Descriptive epidemiological studies of wildlife are an important source of information about natural and non-natural hazards to wildlife populations (Molina-López et al. 2011) and consequently, studies that investigate the causes of mortality have become an important source for ecosystem health monitoring (Molina-López et al. 2011).  One of the most common findings in animals hit by automobiles is the appendicular fractures (Minar et al. 2013) which can be surgically treated if an injured animal is taken to a rescue center.  Understanding the normal bone radiographic appearance as well as the location of the fracture is vital in assisting the treatment of injured animals.  Furthermore, increased public awareness of the number of wildlife injured or killed on Costa Rican roads may have contributed to the mitigation methods being applied.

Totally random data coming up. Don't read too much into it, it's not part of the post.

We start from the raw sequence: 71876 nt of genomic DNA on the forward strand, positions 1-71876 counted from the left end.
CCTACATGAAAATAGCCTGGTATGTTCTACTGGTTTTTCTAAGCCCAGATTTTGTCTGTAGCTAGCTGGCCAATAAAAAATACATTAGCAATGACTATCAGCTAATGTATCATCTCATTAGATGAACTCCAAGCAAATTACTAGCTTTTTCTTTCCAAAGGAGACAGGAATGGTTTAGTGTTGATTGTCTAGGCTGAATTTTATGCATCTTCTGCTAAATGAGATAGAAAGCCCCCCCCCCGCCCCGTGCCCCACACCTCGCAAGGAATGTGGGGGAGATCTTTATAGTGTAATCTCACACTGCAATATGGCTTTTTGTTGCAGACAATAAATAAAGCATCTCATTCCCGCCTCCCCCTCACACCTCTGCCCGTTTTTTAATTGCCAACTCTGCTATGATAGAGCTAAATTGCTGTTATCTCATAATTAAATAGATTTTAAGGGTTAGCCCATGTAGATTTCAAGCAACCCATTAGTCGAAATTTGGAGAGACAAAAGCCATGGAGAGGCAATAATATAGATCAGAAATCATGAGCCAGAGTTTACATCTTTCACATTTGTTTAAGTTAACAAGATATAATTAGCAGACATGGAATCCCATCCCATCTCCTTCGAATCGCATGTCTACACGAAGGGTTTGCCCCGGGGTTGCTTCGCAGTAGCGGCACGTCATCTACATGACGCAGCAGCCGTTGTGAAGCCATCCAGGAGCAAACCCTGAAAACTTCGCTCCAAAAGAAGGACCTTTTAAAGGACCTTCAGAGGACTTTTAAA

T. mexicana is a species of a medium-sized anteater ranging from southern Mexico to northwestern Andes in South America and lives in diverse forest ecosystems (Navarrete & Ortega 2011).  It is classified as “Least Concern” by the IUCN due to its wide distribution, and presumably, large population, however, the current population trend is unknown (Ortega et al. 2014), although it is represented in protected areas, as well as in anthropogenic ecosystems (Navarrete & Ortega. 2011).  Usually solitary by nature, T. mexicana ranges often overlap with that of neighboring T. mexicana.  Females give birth to a single offspring once a year, with the pups becoming independent after one year (Wainwright 2007; Navarrete & Ortega. 2011).  Head and body length ranges from between 470–770 mm, with a tail length between 402–672 mm; weight ranges from 2–7 kg (Nowak 1991; Wainwright 2007).  T. mexicana is both diurnal and nocturnal foraging in trees and on the ground, feeding predominantly on termite genera: (Armitermes, Calcaritermes, Coptotermes, Leucotermes, Microcerotermes, and Nasutitermes; Navarrete & Ortega 2011) and ant genera (Camponotus, Azteca, and Crematogaster; Navarrete & Ortega 2011)